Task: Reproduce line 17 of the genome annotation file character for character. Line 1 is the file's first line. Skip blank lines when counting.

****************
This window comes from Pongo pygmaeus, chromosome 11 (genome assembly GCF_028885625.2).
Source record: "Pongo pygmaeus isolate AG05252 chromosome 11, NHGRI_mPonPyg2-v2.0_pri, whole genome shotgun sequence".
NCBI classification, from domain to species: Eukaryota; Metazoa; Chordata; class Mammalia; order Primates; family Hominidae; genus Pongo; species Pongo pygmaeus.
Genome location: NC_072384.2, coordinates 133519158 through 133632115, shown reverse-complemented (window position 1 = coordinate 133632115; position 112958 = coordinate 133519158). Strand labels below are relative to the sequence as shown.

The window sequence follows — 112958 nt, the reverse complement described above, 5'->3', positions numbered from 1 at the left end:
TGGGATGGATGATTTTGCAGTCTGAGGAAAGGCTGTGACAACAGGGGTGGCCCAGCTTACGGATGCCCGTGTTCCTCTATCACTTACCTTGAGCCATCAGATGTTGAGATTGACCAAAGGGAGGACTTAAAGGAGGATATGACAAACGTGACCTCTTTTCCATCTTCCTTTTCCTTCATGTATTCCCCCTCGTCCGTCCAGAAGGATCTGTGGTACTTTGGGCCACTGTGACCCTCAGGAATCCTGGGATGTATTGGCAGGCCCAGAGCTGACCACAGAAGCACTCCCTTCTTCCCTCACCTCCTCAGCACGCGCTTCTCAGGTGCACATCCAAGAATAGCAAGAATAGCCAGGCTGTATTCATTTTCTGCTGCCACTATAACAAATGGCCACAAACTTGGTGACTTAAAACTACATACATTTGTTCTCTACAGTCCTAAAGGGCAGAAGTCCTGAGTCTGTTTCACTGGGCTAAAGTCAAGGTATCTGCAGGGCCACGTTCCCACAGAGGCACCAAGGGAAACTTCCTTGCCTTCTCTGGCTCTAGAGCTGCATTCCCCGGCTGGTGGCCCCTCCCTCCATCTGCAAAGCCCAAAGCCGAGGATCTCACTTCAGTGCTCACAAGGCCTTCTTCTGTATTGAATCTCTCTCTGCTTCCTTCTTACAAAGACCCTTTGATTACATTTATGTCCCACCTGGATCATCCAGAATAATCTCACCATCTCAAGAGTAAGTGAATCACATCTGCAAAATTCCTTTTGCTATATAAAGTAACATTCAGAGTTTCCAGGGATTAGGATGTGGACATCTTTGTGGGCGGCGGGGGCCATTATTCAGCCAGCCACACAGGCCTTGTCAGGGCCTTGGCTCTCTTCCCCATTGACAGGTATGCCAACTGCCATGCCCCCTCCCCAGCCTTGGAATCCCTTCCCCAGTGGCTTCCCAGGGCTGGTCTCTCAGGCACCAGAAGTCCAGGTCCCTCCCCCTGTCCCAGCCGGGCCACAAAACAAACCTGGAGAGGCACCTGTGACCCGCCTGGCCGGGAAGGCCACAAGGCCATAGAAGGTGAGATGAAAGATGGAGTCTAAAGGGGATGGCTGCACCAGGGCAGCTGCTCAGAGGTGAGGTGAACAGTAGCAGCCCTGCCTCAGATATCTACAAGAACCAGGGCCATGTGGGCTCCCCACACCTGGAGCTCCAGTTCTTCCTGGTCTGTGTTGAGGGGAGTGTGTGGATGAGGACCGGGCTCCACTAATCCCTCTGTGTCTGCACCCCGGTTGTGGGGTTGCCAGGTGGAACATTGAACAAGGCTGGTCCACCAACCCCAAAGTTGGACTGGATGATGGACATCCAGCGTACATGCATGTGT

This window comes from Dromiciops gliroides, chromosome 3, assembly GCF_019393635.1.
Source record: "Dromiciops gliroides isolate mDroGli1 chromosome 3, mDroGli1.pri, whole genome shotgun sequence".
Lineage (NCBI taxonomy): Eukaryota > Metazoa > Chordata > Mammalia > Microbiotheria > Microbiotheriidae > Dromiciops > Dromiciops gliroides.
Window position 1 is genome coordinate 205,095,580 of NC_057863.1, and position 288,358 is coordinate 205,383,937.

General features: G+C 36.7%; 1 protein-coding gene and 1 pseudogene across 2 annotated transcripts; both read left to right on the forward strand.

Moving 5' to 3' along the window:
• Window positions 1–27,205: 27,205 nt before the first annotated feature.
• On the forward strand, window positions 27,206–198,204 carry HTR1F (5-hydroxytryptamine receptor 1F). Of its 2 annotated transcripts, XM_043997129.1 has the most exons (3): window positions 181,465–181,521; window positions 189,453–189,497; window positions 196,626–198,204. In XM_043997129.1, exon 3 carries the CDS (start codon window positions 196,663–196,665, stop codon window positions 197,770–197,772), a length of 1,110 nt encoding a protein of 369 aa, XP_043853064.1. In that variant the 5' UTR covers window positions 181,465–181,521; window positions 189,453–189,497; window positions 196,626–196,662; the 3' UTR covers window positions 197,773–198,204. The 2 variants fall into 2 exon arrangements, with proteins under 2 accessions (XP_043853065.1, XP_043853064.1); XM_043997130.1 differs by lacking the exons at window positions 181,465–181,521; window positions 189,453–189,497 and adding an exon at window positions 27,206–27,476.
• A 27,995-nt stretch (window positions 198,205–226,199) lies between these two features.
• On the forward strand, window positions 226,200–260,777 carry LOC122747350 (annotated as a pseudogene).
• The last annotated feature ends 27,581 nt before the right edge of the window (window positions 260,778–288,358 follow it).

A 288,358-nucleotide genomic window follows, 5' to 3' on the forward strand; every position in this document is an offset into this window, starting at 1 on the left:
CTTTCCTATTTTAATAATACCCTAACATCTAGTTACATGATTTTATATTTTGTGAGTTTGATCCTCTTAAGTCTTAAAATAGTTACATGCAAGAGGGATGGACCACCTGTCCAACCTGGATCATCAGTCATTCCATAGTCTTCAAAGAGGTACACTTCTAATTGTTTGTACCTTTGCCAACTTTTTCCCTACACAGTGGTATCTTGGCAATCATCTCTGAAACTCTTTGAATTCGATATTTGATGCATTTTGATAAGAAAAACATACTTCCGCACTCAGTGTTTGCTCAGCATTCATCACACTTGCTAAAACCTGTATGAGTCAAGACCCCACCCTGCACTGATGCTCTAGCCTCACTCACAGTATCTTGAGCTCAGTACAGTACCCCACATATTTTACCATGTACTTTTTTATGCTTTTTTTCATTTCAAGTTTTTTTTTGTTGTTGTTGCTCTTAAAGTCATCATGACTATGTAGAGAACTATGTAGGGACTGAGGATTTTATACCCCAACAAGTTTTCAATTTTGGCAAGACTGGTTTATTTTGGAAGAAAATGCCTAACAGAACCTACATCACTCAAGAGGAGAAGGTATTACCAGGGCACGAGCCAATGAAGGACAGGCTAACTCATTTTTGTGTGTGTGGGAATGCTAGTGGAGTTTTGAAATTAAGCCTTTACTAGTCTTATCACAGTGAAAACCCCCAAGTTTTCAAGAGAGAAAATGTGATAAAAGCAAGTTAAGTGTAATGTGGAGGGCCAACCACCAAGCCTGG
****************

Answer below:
• The last annotated feature ends 27,581 nt before the right edge of the window (window positions 260,778–288,358 follow it).